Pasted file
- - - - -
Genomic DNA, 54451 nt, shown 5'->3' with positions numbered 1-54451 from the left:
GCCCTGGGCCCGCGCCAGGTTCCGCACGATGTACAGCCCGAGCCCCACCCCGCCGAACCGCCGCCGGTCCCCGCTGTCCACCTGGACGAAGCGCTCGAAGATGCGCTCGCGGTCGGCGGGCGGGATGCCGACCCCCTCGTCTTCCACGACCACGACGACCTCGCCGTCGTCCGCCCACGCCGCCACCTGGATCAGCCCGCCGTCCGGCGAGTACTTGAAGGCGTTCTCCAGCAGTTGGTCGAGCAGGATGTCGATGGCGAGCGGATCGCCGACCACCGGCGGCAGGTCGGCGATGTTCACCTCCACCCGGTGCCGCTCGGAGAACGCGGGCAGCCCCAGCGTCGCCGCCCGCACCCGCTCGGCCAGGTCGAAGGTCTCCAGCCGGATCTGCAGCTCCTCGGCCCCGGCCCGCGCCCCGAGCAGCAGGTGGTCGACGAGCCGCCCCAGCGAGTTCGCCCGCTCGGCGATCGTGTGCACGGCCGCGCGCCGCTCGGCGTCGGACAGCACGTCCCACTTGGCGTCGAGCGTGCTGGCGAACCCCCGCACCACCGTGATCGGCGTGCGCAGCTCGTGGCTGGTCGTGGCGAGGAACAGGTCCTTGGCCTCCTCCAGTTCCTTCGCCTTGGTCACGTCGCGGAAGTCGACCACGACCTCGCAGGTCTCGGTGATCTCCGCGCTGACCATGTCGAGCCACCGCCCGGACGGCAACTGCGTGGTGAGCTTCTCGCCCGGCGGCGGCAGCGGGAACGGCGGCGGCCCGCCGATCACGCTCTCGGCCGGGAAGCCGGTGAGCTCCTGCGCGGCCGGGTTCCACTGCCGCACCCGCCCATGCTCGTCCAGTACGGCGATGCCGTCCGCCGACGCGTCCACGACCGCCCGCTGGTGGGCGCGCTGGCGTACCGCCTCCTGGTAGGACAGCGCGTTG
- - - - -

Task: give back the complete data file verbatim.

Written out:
Genomic DNA, 54451 nt, shown 5'->3' with positions numbered 1-54451 from the left:
GCCCTGGGCCCGCGCCAGGTTCCGCACGATGTACAGCCCGAGCCCCACCCCGCCGAACCGCCGCCGGTCCCCGCTGTCCACCTGGACGAAGCGCTCGAAGATGCGCTCGCGGTCGGCGGGCGGGATGCCGACCCCCTCGTCTTCCACGACCACGACGACCTCGCCGTCGTCCGCCCACGCCGCCACCTGGATCAGCCCGCCGTCCGGCGAGTACTTGAAGGCGTTCTCCAGCAGTTGGTCGAGCAGGATGTCGATGGCGAGCGGATCGCCGACCACCGGCGGCAGGTCGGCGATGTTCACCTCCACCCGGTGCCGCTCGGAGAACGCGGGCAGCCCCAGCGTCGCCGCCCGCACCCGCTCGGCCAGGTCGAAGGTCTCCAGCCGGATCTGCAGCTCCTCGGCCCCGGCCCGCGCCCCGAGCAGCAGGTGGTCGACGAGCCGCCCCAGCGAGTTCGCCCGCTCGGCGATCGTGTGCACGGCCGCGCGCCGCTCGGCGTCGGACAGCACGTCCCACTTGGCGTCGAGCGTGCTGGCGAACCCCCGCACCACCGTGATCGGCGTGCGCAGCTCGTGGCTGGTCGTGGCGAGGAACAGGTCCTTGGCCTCCTCCAGTTCCTTCGCCTTGGTCACGTCGCGGAAGTCGACCACGACCTCGCAGGTCTCGGTGATCTCCGCGCTGACCATGTCGAGCCACCGCCCGGACGGCAACTGCGTGGTGAGCTTCTCGCCCGGCGGCGGCAGCGGGAACGGCGGCGGCCCGCCGATCACGCTCTCGGCCGGGAAGCCGGTGAGCTCCTGCGCGGCCGGGTTCCACTGCCGCACCCGCCCATGCTCGTCCAGTACGGCGATGCCGTCCGCCGACGCGTCCACGACCGCCCGCTGGTGGGCGCGCTGGCGTACCGCCTCCTGGTAGGACAGCGCGTTG